“I don’t know where to start”

This can definitely be a tricky one, especially if the idea you are looking to start is complex. What I’ve learned from my own experiences, whether writing a 50 page research paper or learning a new musical instrument, is that doing anything is a great place to start. When it comes down to it, if you are doing anything even vaguely related to your idea, it is by definition better than doing nothing. It seems fairly obvious when you think about it, but you’d be surprised how often people never get past this step.

Starting an idea is rarely like the start of a race – 3…2…1….GO! Actually, even a race doesn’t start that way. A runner has to start going to the gym, eating right, going on practice runs, get the right pair of shoes, read tips from the pros, figure out transportation to the race… Only after all that will he or she be ready, and all of that takes much longer than the race itself. So, to get started just start, no matter what it is that you’re doing.

“It’s been done before”

So? Unless you’re creating the printing press, chances are your idea is not 100% unique. And even the printing press first needed handwritten books, which needed scrolls, which needed cave drawings…you get the idea. If people didn’t create things because they had been done before, we would only have 1 movie, 1 song, 1 TV episode, 1 book and so on.

What will make your project unique is that it is made by you. And, just like your mom always told you growing up, you’re special! All cheesiness aside, unless you’re blatantly trying to copy something, you’re going to add your own opinions, influences and style to whatever it is that you’re creating. If I never did anything because it had been done before, you wouldn’t be reading this blog post right now. The “How to Get Started” style of blog post has been done a thousand times over, but what keeps people reading them is what each author can bring to the discussion.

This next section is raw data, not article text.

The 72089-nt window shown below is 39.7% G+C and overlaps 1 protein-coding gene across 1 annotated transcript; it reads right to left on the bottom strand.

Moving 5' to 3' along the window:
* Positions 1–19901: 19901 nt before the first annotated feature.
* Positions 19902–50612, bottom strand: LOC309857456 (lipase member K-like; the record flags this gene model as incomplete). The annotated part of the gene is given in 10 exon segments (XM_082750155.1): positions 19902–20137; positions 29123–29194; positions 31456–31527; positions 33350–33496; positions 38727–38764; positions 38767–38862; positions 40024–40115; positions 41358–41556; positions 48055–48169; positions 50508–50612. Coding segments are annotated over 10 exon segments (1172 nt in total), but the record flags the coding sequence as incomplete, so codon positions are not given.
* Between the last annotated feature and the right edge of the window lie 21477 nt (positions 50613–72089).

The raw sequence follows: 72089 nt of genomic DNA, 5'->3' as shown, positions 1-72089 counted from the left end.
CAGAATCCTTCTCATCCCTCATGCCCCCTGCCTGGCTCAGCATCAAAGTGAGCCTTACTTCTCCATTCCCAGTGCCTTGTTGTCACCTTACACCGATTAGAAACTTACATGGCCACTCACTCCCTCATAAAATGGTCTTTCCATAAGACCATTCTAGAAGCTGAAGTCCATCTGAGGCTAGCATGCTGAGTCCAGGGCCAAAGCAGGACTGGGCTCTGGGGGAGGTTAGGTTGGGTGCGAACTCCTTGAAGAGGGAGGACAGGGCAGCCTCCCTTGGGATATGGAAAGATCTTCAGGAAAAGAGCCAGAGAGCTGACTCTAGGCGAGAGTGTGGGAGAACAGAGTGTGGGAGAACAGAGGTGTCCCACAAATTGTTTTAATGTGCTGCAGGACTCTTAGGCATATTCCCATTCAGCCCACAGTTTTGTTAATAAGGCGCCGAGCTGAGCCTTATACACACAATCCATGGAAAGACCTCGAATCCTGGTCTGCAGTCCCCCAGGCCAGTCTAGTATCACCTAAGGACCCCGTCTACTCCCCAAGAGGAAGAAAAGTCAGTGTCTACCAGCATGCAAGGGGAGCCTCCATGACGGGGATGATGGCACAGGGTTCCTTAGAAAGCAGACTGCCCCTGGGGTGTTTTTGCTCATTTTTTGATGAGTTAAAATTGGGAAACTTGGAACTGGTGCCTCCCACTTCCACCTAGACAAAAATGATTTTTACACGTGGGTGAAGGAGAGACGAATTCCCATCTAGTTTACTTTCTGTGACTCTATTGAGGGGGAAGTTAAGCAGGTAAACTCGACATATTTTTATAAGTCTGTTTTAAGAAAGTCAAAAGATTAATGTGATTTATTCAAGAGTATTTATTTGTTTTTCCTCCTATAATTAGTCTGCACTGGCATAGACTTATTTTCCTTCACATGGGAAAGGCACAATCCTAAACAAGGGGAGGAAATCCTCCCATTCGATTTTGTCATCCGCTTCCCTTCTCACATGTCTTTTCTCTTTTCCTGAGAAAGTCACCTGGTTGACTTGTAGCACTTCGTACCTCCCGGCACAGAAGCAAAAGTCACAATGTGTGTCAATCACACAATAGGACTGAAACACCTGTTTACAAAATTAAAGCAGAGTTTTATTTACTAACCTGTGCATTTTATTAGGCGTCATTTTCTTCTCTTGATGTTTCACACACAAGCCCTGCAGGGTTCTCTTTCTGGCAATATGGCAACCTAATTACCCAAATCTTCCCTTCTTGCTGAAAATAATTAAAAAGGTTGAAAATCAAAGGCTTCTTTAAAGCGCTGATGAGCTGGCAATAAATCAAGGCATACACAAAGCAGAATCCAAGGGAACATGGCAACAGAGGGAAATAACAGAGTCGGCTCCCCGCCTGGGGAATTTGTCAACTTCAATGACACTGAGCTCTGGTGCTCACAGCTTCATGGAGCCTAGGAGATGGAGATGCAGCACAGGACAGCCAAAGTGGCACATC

“Now’s not the best time to start”

Oh, come on. It’s never going to be the perfect time to start. You’re always going to have things going on in your life. Sure, there will definitely be times where you’ll have to put your idea on hold, like a death in the family or a new baby. But if you keep letting this be your excuse, it’s never going to be the best time to start. We’re all busy and have a lot going on, so the chances of your obligations magically going away and freeing you up to pursue your no idea are pretty much nonexistent – there’ll always be something new that comes up. In the end, you’re just going to have to roll up your sleeves and get started, regardless of what else is going on at the time.

“What if it fails?”

Here’s the bad news: Your idea will probably fail, at least statistically. For example, venture capitalists won’t see a return on investment for 95% of companies they fund! Does that stop them, though? Of course not, because for all the failed investments, there’ll be one that is a huge hit and recoups all of the lost money.

Plus, let’s not forget that ‘failure’ is a subjective term that is dependent on what you define failure as. If success means critical and commercial success, then perhaps your idea failed; but, if success means bringing an idea to life, then it is definitely not a failure. The more ideas you start, the better you’ll get at it, so in the end you really can’t go wrong by trying.

“I don’t want to do it”

Ultimately, this will be the #1 reason why you won’t start your idea. If it’s a personal project, then this might indicate that you’re not overly passionate about the idea so maybe it really isn’t worth pursuing after all. More often than not, though, you don’t want to do it because of all the work that’s involved. Just remember the end goal, and that every little bit of work that you do will help you achieve your goal. If you keep working at it slow and steady, you’ll eventually get there. Try your best to not get overwhelmed and chip away at your project bit by bit and I promise you’ll get there eventually.